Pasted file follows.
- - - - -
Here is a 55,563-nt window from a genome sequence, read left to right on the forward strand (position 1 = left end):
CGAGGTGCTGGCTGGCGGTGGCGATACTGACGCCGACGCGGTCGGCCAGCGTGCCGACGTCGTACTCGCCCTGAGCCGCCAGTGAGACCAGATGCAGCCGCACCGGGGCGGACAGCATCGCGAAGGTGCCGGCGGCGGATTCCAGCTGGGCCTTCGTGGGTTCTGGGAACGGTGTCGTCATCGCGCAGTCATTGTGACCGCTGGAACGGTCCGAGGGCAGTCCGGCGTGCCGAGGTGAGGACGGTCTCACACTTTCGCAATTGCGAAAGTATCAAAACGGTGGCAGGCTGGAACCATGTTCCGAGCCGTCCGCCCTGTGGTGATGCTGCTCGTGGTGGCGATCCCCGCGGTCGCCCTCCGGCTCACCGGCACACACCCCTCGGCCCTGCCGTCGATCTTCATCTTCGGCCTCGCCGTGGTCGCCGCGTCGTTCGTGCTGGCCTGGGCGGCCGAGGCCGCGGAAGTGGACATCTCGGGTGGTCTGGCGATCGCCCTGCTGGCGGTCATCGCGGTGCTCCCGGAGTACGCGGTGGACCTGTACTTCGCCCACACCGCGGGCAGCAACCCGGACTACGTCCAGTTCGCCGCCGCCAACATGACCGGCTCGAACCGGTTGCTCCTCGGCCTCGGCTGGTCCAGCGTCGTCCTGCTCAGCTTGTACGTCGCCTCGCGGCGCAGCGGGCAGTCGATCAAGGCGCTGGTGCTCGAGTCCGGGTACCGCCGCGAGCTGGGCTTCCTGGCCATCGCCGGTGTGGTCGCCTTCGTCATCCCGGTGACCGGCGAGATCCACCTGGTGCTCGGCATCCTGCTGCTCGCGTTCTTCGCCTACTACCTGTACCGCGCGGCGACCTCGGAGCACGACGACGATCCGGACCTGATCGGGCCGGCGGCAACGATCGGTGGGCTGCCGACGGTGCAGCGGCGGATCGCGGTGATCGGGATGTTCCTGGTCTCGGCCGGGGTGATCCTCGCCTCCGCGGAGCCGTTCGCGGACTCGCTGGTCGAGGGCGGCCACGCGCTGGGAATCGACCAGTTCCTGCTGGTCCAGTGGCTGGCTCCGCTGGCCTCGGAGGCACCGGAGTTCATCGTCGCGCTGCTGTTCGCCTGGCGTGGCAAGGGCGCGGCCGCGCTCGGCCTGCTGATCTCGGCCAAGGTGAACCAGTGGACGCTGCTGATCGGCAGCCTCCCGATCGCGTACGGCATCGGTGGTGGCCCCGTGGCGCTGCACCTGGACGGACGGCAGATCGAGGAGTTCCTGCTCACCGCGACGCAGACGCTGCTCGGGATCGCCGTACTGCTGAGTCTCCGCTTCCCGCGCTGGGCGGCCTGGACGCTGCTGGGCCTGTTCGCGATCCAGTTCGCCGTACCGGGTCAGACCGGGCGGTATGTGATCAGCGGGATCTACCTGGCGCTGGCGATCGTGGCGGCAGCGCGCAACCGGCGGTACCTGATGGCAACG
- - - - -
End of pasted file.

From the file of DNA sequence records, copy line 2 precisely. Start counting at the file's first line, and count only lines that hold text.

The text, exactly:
CGAGGTGCTGGCTGGCGGTGGCGATACTGACGCCGACGCGGTCGGCCAGCGTGCCGACGTCGTACTCGCCCTGAGCCGCCAGTGAGACCAGATGCAGCCGCACCGGGGCGGACAGCATCGCGAAGGTGCCGGCGGCGGATTCCAGCTGGGCCTTCGTGGGTTCTGGGAACGGTGTCGTCATCGCGCAGTCATTGTGACCGCTGGAACGGTCCGAGGGCAGTCCGGCGTGCCGAGGTGAGGACGGTCTCACACTTTCGCAATTGCGAAAGTATCAAAACGGTGGCAGGCTGGAACCATGTTCCGAGCCGTCCGCCCTGTGGTGATGCTGCTCGTGGTGGCGATCCCCGCGGTCGCCCTCCGGCTCACCGGCACACACCCCTCGGCCCTGCCGTCGATCTTCATCTTCGGCCTCGCCGTGGTCGCCGCGTCGTTCGTGCTGGCCTGGGCGGCCGAGGCCGCGGAAGTGGACATCTCGGGTGGTCTGGCGATCGCCCTGCTGGCGGTCATCGCGGTGCTCCCGGAGTACGCGGTGGACCTGTACTTCGCCCACACCGCGGGCAGCAACCCGGACTACGTCCAGTTCGCCGCCGCCAACATGACCGGCTCGAACCGGTTGCTCCTCGGCCTCGGCTGGTCCAGCGTCGTCCTGCTCAGCTTGTACGTCGCCTCGCGGCGCAGCGGGCAGTCGATCAAGGCGCTGGTGCTCGAGTCCGGGTACCGCCGCGAGCTGGGCTTCCTGGCCATCGCCGGTGTGGTCGCCTTCGTCATCCCGGTGACCGGCGAGATCCACCTGGTGCTCGGCATCCTGCTGCTCGCGTTCTTCGCCTACTACCTGTACCGCGCGGCGACCTCGGAGCACGACGACGATCCGGACCTGATCGGGCCGGCGGCAACGATCGGTGGGCTGCCGACGGTGCAGCGGCGGATCGCGGTGATCGGGATGTTCCTGGTCTCGGCCGGGGTGATCCTCGCCTCCGCGGAGCCGTTCGCGGACTCGCTGGTCGAGGGCGGCCACGCGCTGGGAATCGACCAGTTCCTGCTGGTCCAGTGGCTGGCTCCGCTGGCCTCGGAGGCACCGGAGTTCATCGTCGCGCTGCTGTTCGCCTGGCGTGGCAAGGGCGCGGCCGCGCTCGGCCTGCTGATCTCGGCCAAGGTGAACCAGTGGACGCTGCTGATCGGCAGCCTCCCGATCGCGTACGGCATCGGTGGTGGCCCCGTGGCGCTGCACCTGGACGGACGGCAGATCGAGGAGTTCCTGCTCACCGCGACGCAGACGCTGCTCGGGATCGCCGTACTGCTGAGTCTCCGCTTCCCGCGCTGGGCGGCCTGGACGCTGCTGGGCCTGTTCGCGATCCAGTTCGCCGTACCGGGTCAGACCGGGCGGTATGTGATCAGCGGGATCTACCTGGCGCTGGCGATCGTGGCGGCAGCGCGCAACCGGCGGTACCTGATGGCAACG